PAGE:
Unfortunately, Krema Nut Company is no longer making peanut butter sandwiches at the convention center location. They now sell pre-made sandwiches there - but only one weekend a year, for Origins. They do still make sandwiches to order at the Goodale Blvd location - but I haven't visited that location, or taken pictures from there. So a review will have to wait until my next visit to Columbus.
The storefront of the convention center location:
Both Lori and I had the Old-Fashioned: crunchy peanut butter, strawberry jam, and sliced strawberries on whole wheat bread. Even pre-made, this was a really fine sandwich, all that a PB&J could hope to be. Among its many fine qualities: the bread is really well-suited for a PB&J. A bread with large holes would risk leakage; a bread with the plentiful long gluten chains of, say, ciabatta would risk having the filling squoosh out as one bit down. But this bread has a fine, dense crumb that perfectly complements the filling. It's nigh-impossible to eat one of these generously-filled sandwiches without getting jelly on your fingers, but suitable bread makes it possible to avoid getting jelly on one's shirt.
Before leaving the convention center, we made another stop at Jeni's. I apparently neglected to record Lori's selection; I had a duo of goat cheese and roasted red cherry ice cream and cherry lambic sorbet. The goat cheese and roasted red cherry ice cream was smooth and creamy with nuggets of tart cherry; the cherry lambic sorbet was splendidly tart and refreshing for a hot humid day.
We started thinking about dinner near Cincinnati. We tried Price Hill Chili, but it was closed. So we went across the state line to Greyhound Tavern, which had been recommended by Roadfood poster rumaki. The decor was very nice:
We started off with a half order of onion rings that turned out to be massive. They weren't my favorite style of onion rings; they were cooked to the crisp-tender level (which is fine for many vegetables, but I prefer onions more fully cooked), and the batter was thick enough that I encountered a few nuggets batter that weren't crisp.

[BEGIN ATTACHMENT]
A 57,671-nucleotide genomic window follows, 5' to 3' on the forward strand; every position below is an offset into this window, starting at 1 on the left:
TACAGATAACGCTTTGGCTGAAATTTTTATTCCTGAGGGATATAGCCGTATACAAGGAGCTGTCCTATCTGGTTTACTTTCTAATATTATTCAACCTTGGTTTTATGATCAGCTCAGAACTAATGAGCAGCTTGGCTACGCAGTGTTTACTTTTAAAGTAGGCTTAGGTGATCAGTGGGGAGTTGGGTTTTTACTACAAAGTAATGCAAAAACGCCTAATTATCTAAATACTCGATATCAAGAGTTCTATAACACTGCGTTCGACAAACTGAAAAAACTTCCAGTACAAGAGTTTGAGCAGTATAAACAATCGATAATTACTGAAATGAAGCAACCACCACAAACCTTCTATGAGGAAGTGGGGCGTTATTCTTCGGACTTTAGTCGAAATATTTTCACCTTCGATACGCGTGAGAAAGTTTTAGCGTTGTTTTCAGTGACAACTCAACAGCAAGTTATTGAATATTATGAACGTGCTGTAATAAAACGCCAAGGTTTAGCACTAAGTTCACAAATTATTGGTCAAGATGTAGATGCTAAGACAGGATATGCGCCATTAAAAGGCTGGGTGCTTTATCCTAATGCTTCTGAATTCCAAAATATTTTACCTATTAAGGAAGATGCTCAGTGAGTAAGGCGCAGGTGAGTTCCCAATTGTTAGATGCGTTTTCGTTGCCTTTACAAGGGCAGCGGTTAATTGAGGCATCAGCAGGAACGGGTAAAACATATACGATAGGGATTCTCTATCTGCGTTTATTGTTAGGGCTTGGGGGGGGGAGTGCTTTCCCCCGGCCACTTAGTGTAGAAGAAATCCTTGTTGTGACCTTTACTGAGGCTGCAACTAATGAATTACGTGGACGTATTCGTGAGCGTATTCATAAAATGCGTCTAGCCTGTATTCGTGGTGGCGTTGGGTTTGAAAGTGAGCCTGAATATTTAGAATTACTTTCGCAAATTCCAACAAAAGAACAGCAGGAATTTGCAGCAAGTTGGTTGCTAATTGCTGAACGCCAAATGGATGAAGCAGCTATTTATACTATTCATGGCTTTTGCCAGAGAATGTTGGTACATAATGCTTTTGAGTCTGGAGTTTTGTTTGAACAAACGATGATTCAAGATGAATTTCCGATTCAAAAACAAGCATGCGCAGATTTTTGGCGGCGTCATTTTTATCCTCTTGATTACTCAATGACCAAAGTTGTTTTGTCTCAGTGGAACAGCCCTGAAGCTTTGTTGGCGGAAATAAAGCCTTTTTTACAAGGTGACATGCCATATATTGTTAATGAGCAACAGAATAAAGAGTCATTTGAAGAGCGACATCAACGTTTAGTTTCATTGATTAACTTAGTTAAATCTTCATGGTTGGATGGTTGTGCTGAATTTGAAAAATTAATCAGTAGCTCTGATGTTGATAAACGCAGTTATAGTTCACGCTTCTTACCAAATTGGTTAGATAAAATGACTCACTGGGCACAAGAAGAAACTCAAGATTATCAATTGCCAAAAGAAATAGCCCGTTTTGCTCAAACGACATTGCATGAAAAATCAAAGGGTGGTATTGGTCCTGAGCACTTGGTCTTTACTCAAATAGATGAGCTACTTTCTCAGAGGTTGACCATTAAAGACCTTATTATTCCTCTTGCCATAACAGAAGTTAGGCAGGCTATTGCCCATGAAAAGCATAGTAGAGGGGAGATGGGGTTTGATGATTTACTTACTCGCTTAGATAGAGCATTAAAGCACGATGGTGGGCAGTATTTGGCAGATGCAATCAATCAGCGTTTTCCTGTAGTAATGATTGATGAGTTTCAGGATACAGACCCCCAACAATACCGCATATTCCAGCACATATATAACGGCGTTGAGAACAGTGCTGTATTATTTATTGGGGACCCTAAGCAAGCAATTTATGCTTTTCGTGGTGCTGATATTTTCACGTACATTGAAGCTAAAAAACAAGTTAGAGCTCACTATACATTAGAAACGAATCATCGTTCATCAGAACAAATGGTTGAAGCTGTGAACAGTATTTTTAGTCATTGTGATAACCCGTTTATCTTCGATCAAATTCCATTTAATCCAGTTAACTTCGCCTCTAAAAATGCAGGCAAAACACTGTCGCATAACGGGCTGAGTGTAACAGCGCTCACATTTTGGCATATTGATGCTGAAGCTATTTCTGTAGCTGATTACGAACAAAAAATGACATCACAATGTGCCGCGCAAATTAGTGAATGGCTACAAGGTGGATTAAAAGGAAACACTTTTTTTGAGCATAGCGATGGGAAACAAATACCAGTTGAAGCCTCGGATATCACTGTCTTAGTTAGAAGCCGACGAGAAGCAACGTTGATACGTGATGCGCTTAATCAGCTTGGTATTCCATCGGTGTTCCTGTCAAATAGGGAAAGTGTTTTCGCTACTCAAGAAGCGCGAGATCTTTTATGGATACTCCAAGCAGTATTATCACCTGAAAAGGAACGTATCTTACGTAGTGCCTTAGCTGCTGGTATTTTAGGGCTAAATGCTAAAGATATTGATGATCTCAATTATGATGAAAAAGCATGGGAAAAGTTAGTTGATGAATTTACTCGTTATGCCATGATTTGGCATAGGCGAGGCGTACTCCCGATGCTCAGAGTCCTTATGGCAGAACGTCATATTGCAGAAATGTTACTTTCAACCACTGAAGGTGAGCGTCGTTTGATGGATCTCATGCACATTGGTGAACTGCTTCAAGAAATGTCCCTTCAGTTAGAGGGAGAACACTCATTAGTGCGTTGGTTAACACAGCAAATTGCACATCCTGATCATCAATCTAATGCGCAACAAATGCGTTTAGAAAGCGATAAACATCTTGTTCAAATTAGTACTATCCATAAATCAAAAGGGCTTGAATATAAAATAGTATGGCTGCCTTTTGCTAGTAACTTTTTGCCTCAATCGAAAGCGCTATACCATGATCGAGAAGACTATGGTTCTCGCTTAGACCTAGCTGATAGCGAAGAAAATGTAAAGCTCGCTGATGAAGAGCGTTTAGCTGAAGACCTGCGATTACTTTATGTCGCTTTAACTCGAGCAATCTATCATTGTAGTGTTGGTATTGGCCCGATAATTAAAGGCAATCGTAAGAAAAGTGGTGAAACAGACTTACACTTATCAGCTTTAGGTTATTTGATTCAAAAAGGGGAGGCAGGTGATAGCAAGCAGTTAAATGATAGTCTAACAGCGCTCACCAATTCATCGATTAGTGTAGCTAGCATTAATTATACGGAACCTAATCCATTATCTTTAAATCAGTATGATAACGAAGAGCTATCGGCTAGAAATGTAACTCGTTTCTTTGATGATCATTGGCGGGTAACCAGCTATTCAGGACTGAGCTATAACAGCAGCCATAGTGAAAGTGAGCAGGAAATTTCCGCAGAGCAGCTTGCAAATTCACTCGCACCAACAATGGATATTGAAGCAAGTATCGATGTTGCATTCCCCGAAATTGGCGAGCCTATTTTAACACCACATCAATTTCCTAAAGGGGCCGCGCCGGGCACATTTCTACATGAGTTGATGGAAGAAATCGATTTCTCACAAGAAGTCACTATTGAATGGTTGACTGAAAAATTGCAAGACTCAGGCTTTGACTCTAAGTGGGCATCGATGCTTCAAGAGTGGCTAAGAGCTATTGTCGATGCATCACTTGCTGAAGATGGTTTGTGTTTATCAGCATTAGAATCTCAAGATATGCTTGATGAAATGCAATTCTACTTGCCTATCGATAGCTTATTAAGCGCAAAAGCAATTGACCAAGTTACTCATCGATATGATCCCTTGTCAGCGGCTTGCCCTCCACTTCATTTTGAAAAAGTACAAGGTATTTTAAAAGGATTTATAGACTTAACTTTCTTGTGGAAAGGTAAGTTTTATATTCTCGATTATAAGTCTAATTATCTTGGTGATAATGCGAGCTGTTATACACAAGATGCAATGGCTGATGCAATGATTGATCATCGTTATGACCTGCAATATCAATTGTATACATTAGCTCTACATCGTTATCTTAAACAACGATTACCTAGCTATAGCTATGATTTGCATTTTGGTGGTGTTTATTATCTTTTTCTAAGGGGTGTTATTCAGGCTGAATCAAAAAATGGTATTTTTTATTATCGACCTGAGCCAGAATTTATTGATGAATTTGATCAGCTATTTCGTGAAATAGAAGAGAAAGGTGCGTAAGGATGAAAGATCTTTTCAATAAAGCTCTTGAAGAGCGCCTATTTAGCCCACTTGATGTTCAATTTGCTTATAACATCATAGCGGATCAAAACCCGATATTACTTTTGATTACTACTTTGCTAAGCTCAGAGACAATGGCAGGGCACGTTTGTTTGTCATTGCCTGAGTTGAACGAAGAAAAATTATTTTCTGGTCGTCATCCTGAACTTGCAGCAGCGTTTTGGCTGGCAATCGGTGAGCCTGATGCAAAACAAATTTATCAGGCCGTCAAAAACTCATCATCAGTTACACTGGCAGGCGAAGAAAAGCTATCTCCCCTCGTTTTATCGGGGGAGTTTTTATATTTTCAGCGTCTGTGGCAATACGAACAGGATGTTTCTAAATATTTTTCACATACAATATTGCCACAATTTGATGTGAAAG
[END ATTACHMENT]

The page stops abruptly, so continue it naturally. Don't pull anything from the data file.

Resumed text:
I ordered the Kentucky Hot Brown, which uses cheddar cheese in their sauce and country ham instead of the more traditional turkey. It was pretty tasty, but it was very very salty. Far too salty for me. There's a fair argument that I should have known better.
Lori ordered the fried chicken. Since this trip involved several different examples of fried chicken, I'll try to describe fried chicken carefully. My word for this chicken's crust is fragile. The crust broke apart at a touch, but the pieces of crust stayed on the surface of the chicken, instead of falling to the plate. I noticed nothing special about the meat itself; it tasted like chicken.
We were feeling a bit full, so we skipped the Homemade Ice Cream and Pie Kitchen, but we stopped at Graeter's.
Lori chose the blackberry chip sundae with bittersweet fudge sauce. The bittersweet fudge was very dark and intensely flavored, so much so that I don't remember much of the flavor of the ice cream.
This is my peach cone, held by the very friendly assistant manager Justin. The peach ice cream was awesome - it was more peachy than a mediocre peach. I think Lori ended up envying my choice.
We had some great recommendations from Louis for the drive through Indiana: he had recommended Claudia Sanders' Dinner House, Wall Drive-in, and a scenic drive paralleling I-64. But we were driving through late at night, and we missed all of these. We did honk at Mayor Al's exit, as he suggested; unfortunately, we weren't able to meet him face to face on this trip.
As we were driving through the night, guided by our GPS, streaming Pandora internet radio through my phone, using the iPad to look up motel reviews before we made a reservation over the internet, I had a strong sense that we were living in The Future. In this future, we are not yet able to stop an oil leak in the Gulf - but we are able to use the internet to search for country songs more cheesy than "Brand New Girlfriend" while we drive, so we at least have that going for us.